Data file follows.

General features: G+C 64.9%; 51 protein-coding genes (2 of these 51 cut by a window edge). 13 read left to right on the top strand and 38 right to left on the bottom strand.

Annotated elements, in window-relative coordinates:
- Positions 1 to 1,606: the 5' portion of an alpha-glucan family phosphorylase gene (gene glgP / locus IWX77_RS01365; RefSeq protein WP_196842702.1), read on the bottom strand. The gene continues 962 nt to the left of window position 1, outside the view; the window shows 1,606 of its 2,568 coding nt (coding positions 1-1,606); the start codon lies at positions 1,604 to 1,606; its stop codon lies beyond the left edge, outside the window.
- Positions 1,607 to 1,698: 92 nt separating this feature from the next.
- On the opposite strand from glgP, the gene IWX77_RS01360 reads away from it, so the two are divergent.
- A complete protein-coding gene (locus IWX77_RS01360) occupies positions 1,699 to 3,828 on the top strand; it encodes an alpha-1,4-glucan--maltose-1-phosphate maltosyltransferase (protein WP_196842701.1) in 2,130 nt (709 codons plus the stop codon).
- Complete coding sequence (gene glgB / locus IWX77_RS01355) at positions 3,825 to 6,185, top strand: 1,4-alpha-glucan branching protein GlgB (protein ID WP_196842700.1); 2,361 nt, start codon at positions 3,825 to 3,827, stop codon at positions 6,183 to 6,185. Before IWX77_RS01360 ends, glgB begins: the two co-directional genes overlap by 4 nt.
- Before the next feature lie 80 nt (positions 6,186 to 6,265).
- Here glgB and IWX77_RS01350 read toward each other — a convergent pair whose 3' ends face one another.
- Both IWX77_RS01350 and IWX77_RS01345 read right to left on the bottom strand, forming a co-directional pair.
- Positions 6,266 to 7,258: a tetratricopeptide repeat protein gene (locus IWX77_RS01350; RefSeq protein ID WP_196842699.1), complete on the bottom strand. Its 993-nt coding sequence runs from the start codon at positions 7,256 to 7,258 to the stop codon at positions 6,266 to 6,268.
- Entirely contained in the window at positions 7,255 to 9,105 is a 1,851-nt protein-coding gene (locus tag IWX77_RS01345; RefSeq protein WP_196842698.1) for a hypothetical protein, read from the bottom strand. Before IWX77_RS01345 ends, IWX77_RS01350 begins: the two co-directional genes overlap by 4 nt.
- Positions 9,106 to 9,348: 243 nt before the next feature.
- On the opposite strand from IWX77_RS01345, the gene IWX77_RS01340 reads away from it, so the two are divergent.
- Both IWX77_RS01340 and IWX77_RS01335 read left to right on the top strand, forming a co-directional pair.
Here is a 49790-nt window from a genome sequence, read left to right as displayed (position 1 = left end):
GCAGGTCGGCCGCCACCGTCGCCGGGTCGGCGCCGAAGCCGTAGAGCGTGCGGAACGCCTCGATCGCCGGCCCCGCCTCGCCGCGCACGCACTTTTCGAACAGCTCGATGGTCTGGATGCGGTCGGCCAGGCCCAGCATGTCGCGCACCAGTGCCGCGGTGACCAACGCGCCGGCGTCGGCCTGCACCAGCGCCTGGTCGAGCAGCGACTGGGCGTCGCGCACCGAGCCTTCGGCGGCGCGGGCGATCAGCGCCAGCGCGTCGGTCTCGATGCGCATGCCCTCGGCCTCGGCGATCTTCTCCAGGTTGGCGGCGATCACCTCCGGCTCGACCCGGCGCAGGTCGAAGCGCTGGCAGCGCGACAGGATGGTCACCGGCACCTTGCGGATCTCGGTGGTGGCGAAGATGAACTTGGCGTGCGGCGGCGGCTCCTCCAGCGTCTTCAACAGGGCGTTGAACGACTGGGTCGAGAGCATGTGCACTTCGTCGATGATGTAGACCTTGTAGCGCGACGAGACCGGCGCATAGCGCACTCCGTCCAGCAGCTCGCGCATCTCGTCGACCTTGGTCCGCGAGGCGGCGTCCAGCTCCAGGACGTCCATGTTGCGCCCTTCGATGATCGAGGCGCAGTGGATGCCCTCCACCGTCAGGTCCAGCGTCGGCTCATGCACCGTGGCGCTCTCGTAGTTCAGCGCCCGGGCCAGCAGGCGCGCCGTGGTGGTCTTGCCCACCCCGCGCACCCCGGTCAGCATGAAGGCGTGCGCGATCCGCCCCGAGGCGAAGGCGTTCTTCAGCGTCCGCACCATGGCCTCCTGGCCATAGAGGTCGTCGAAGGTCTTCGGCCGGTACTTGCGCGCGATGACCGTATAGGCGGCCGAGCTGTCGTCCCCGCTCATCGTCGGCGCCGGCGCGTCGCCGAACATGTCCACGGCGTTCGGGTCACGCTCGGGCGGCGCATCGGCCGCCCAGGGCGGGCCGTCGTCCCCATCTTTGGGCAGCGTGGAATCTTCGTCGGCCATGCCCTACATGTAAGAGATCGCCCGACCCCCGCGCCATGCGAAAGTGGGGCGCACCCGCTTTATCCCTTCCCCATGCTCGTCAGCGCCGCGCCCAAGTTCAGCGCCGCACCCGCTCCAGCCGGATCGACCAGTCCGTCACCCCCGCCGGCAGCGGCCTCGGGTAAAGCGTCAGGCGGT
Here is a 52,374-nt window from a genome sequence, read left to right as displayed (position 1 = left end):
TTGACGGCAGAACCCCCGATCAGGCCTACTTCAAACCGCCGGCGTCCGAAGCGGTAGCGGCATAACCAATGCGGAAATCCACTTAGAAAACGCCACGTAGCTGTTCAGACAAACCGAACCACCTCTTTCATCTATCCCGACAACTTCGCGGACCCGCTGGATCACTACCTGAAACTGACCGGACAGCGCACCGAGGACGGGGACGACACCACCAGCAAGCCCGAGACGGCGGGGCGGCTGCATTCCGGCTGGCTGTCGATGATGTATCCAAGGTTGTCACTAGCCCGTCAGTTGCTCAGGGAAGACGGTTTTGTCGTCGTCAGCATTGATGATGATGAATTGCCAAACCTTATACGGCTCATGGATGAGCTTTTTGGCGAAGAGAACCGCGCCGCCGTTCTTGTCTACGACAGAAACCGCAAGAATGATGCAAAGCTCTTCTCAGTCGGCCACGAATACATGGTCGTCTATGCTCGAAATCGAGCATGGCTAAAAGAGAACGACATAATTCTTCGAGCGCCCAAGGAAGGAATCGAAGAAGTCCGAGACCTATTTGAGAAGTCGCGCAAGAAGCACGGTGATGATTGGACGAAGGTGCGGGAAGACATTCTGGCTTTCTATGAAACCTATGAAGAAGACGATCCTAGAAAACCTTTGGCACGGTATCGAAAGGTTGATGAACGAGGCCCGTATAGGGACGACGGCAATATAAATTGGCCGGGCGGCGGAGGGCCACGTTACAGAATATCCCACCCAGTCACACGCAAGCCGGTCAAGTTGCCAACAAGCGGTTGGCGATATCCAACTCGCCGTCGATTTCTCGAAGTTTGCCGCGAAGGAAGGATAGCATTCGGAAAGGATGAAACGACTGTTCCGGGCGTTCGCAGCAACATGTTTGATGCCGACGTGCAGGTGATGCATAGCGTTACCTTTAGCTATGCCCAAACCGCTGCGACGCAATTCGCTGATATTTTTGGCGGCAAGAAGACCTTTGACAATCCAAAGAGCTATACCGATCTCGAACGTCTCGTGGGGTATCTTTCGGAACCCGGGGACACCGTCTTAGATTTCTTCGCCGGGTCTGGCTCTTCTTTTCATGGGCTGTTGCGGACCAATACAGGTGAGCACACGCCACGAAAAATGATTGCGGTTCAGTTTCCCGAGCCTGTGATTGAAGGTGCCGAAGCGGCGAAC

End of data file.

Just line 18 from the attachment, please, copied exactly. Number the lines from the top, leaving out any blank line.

Here is a 52,374-nt window from a genome sequence, read left to right as displayed (position 1 = left end):